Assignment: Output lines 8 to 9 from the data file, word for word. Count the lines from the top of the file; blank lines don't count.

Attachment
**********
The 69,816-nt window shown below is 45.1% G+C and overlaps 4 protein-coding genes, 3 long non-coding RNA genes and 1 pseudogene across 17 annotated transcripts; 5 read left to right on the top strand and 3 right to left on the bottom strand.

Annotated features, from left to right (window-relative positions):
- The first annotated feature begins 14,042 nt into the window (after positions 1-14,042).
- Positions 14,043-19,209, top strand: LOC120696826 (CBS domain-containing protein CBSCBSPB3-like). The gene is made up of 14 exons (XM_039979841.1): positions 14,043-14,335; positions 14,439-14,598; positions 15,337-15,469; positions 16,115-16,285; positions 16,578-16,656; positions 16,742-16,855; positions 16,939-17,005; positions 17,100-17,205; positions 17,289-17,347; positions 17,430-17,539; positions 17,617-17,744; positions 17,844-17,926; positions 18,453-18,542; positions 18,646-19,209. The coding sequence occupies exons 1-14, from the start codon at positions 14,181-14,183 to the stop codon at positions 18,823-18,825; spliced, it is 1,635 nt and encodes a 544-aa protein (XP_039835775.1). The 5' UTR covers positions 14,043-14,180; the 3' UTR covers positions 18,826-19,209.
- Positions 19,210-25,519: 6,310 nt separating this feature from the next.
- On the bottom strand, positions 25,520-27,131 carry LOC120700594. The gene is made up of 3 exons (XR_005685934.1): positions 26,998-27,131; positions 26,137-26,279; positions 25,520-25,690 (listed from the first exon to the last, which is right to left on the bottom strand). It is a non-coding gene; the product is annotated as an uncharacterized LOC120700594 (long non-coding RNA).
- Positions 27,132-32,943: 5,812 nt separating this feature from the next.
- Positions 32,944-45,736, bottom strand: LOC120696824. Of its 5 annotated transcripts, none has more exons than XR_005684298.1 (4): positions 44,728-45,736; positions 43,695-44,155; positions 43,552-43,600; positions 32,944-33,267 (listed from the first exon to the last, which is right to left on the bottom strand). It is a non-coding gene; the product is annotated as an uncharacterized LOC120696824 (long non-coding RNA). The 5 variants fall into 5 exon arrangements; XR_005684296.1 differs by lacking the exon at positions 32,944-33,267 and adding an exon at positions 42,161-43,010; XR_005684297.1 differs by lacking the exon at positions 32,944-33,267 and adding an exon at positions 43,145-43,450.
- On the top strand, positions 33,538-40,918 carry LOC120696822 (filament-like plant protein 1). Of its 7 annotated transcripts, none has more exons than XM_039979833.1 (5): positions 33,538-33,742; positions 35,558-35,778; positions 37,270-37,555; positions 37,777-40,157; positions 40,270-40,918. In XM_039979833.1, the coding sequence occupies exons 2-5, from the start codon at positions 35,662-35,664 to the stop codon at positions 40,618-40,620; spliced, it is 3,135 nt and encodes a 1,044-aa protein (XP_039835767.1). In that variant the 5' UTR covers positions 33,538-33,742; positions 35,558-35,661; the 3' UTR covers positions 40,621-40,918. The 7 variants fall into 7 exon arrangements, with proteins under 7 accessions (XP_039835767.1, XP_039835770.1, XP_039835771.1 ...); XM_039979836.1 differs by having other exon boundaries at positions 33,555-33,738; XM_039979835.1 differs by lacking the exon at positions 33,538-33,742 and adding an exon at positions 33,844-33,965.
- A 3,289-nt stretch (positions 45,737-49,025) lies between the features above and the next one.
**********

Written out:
- Positions 32,944-45,736, bottom strand: LOC120696824. Of its 5 annotated transcripts, none has more exons than XR_005684298.1 (4): positions 44,728-45,736; positions 43,695-44,155; positions 43,552-43,600; positions 32,944-33,267 (listed from the first exon to the last, which is right to left on the bottom strand). It is a non-coding gene; the product is annotated as an uncharacterized LOC120696824 (long non-coding RNA). The 5 variants fall into 5 exon arrangements; XR_005684296.1 differs by lacking the exon at positions 32,944-33,267 and adding an exon at positions 42,161-43,010; XR_005684297.1 differs by lacking the exon at positions 32,944-33,267 and adding an exon at positions 43,145-43,450.
- On the top strand, positions 33,538-40,918 carry LOC120696822 (filament-like plant protein 1). Of its 7 annotated transcripts, none has more exons than XM_039979833.1 (5): positions 33,538-33,742; positions 35,558-35,778; positions 37,270-37,555; positions 37,777-40,157; positions 40,270-40,918. In XM_039979833.1, the coding sequence occupies exons 2-5, from the start codon at positions 35,662-35,664 to the stop codon at positions 40,618-40,620; spliced, it is 3,135 nt and encodes a 1,044-aa protein (XP_039835767.1). In that variant the 5' UTR covers positions 33,538-33,742; positions 35,558-35,661; the 3' UTR covers positions 40,621-40,918. The 7 variants fall into 7 exon arrangements, with proteins under 7 accessions (XP_039835767.1, XP_039835770.1, XP_039835771.1 ...); XM_039979836.1 differs by having other exon boundaries at positions 33,555-33,738; XM_039979835.1 differs by lacking the exon at positions 33,538-33,742 and adding an exon at positions 33,844-33,965.